Blair Sees U.K. Rejecting Brexit as He Attacks Boris Johnson

  • Former prime minister says ex-mayor’s position is ‘strange’
  • Blair foresees higher turnout at referendum than for elections

Tony Blair: Brexit Vote Has 'Seismic Consequences'

Former Prime Minister Tony Blair said he expects Britain to vote to stay in the European Union, as he defended David Cameron’s conduct during the campaign and attacked former London Mayor Boris Johnson for backing a so-called Brexit.

“I think we will remain,” Blair said in an interview in London on Wednesday. “But of course it’s a referendum; if you look at the opinion polls, it’s very close. You’ve got to be concerned about it.”

Blair, a strong advocate of British engagement with the EU during his decade in office from 1997, said he expects turnout in the June 23 vote to be “substantially higher” than for a general election. “I think people do understand it’s a decision with seismic consequences,” he said.

A narrowing of polls over the past week or so has raised the likelihood of an unprecedented British exit from the EU. The Number Cruncher Politics Brexit Probability Index has risen to 24.4 percent from 17.4 percent on May 24. Cameron has fought a campaign based on warnings of economic decline if there’s a vote to leave, while the “Out” camp has focused on a pledge of reduced immigration.

Cameron, who on Tuesday evening made his second prime-time television appearance to argue for EU membership, had “fought the campaign you would expect from him and you want from him,” Blair said.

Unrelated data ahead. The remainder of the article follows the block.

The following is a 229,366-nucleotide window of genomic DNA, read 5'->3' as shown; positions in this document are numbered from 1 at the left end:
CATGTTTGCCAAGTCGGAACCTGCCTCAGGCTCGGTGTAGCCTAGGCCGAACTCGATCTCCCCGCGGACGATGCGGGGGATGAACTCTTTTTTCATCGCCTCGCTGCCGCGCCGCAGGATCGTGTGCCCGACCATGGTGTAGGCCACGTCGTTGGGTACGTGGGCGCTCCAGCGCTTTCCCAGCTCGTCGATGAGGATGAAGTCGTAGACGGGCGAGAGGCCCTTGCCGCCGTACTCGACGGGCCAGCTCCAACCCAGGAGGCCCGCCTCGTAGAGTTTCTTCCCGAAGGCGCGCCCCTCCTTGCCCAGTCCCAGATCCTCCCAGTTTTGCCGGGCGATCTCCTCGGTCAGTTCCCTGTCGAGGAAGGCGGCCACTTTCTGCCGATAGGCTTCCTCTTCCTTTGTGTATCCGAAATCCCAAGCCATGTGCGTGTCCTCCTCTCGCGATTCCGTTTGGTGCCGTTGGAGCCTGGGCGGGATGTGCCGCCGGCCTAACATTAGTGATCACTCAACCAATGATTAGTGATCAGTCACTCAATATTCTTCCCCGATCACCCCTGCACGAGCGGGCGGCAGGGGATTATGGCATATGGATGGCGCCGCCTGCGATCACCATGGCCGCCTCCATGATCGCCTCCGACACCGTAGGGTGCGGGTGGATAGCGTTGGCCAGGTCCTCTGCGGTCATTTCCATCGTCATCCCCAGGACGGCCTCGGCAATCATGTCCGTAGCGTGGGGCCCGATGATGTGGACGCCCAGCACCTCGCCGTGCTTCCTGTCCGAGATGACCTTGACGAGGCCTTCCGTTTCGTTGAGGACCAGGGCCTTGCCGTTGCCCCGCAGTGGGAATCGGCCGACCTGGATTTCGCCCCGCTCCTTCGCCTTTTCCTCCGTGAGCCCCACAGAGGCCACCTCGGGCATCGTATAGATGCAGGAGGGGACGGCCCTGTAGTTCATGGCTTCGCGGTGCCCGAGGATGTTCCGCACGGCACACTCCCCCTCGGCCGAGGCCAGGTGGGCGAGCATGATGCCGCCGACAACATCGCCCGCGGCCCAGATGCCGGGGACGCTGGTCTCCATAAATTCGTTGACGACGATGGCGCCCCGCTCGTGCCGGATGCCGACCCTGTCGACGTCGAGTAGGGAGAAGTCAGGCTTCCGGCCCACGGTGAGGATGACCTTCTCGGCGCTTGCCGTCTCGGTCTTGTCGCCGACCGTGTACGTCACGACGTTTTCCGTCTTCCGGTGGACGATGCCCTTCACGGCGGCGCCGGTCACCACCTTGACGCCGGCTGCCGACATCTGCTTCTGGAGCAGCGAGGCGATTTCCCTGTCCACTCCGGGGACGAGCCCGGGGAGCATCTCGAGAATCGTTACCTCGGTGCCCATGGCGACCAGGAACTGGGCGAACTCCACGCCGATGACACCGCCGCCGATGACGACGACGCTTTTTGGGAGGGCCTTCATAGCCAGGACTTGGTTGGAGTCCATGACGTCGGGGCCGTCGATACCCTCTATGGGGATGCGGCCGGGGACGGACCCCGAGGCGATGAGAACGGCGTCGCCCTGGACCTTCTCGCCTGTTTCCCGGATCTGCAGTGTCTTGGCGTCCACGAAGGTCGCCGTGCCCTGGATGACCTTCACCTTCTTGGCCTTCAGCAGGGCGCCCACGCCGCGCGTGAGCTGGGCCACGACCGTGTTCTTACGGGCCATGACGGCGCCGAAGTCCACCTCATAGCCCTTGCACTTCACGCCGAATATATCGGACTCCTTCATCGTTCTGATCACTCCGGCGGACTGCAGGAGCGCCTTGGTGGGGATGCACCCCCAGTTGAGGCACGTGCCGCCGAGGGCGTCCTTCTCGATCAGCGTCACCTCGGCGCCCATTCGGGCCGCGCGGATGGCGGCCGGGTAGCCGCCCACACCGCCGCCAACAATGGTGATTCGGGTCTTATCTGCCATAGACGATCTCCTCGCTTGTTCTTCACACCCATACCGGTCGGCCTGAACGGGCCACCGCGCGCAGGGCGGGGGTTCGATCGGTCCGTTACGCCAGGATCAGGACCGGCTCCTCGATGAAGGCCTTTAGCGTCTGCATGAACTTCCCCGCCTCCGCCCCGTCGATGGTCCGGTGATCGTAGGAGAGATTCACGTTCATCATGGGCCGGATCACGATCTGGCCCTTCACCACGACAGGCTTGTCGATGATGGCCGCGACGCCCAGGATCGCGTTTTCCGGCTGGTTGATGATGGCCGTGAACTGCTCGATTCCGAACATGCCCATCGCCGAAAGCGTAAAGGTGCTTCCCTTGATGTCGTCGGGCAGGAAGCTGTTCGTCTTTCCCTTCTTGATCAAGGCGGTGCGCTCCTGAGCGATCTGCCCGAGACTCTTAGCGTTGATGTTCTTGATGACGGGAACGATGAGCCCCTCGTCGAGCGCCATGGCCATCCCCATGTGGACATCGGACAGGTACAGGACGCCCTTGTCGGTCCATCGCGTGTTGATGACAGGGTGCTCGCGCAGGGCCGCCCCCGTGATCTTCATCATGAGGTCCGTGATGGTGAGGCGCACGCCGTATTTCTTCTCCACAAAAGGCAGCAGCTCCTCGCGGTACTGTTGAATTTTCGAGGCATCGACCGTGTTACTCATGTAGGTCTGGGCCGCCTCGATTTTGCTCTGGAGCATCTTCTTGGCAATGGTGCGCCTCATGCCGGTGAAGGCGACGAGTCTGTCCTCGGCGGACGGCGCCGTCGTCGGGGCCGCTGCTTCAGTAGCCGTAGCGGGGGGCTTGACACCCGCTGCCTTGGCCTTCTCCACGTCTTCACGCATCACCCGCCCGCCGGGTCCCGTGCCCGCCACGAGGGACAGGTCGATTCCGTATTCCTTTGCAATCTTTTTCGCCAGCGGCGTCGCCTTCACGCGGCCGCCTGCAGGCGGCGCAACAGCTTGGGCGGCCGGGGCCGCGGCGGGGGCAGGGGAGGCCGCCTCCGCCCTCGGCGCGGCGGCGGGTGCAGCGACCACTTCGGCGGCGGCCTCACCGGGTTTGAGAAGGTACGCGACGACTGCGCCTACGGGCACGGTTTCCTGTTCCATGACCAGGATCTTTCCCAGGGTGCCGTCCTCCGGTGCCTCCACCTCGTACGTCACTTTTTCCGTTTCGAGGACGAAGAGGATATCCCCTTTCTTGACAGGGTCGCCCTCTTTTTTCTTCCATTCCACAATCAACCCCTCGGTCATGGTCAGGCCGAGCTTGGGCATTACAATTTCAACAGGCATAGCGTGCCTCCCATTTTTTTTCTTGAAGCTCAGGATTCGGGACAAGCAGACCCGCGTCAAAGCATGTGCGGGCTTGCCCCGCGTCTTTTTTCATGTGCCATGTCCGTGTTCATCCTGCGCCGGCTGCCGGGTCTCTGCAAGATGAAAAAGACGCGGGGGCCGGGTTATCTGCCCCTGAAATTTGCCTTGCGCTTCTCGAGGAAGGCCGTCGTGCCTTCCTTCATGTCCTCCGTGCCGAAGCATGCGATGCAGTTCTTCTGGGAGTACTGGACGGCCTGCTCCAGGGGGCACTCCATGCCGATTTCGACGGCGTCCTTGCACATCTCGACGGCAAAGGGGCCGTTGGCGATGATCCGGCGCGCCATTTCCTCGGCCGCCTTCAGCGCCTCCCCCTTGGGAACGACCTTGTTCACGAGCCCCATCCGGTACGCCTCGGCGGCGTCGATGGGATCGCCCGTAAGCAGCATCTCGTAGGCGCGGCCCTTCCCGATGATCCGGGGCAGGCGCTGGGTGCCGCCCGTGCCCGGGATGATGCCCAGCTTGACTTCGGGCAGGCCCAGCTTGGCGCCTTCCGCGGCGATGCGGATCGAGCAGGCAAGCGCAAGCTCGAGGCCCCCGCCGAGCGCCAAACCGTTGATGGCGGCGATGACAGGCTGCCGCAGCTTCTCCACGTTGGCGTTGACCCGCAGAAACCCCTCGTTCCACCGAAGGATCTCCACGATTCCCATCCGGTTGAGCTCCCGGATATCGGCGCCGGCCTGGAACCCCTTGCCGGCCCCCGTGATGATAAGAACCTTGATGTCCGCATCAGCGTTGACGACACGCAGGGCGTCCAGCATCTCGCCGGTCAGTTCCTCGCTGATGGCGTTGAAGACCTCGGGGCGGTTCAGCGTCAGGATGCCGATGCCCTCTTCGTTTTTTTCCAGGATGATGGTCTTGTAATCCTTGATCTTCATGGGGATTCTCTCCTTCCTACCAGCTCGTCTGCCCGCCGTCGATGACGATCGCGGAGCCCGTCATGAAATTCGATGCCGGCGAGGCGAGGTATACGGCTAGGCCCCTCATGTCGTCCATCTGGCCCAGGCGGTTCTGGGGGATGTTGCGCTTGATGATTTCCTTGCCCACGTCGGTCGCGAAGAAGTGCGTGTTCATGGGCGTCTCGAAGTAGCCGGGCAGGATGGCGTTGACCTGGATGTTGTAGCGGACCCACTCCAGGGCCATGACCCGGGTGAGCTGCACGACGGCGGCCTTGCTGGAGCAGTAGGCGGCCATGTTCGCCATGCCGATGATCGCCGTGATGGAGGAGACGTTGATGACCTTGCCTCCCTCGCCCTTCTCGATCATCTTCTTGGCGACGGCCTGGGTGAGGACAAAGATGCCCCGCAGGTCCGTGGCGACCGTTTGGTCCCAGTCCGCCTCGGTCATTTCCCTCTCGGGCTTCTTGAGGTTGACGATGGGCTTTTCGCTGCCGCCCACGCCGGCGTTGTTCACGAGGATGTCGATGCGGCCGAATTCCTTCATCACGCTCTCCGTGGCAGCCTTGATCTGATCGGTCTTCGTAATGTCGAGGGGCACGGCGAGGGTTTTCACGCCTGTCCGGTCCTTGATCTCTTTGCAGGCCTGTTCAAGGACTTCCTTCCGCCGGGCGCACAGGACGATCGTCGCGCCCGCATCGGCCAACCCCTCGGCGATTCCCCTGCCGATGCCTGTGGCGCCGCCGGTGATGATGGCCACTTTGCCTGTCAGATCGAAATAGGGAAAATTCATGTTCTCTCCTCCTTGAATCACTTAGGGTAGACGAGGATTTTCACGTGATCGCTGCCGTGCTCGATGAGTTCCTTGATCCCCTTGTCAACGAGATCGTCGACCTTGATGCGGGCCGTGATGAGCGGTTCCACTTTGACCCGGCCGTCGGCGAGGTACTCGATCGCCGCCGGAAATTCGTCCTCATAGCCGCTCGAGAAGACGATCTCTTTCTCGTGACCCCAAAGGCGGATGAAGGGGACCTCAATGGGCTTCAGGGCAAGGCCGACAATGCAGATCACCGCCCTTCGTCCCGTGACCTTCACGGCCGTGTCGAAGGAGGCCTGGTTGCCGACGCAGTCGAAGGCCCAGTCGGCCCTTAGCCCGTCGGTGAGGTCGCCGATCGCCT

For Johnson, who announced what he described as an “agonizingly difficult” decision to campaign for Brexit in February, after previously making the case for EU membership, Blair had only criticism.

‘Don’t Do It’

“One of the things I find strange is when people say: ‘Look, I had to agonize over this decision,”’ he said. “This is not one of those decisions. This is a decision where you should only be for ‘Leave’ if you’re absolutely clear. If you’re not clear, don’t do it.”

Blair said Johnson is in “a strange position” as an advocate for Brexit.

“If you’ve been in government and been mayor of London, you know how big this decision is with those consequences,” he said. “If Britain leaves, you’re going to get the beginnings of what will be an economic shock for the country. How can you not think you’re at least going to suffer several years of economic insecurity?”

Asked if that makes it harder for him to see Johnson as a possible prime minister, Blair replied: “I might find it hard anyway.”

‘Absurd Situation’

Blair’s disdain wasn’t just reserved for Johnson. He also referred, without naming him, to Brexit-supporting Justice Secretary Michael Gove’s comment last week that “people in this country have had enough of experts.”

“We’ve now got to the somewhat absurd situation where if someone’s an ‘expert,’ that’s the worst insult you can level,” Blair said. “Occasionally, rational evidence is a good thing to work on.”

In an interview that ranged across his time at the top of politics and also as a Middle East envoy, Blair also launched his strongest attack yet on the current Labour Party leader, Jeremy Corbyn. He said it’s hard to see how Britain would be able to find common ground with a Donald Trump presidency in the U.S. and rejected the idea that retail entrepreneur Philip Green should lose his knighthood over the collapse of BHS Ltd. Blair said the rise of social media means that Cameron faces a tougher job as prime minister than he did.

Blair defended his policy of supporting the enlargement of the EU to include eastern Europe in 2004, which saw large numbers of migrants coming to Britain in the aftermath.

“One of the things that’s missing from this European debate is the advantage to Britain and to the British national interest of having an enlarged European Union,” he said. “It was the policy of Margaret Thatcher, of John Major. We should be glad that these countries are bound into the EU. Compare Poland today and the Ukraine. Which is in the better state?”’

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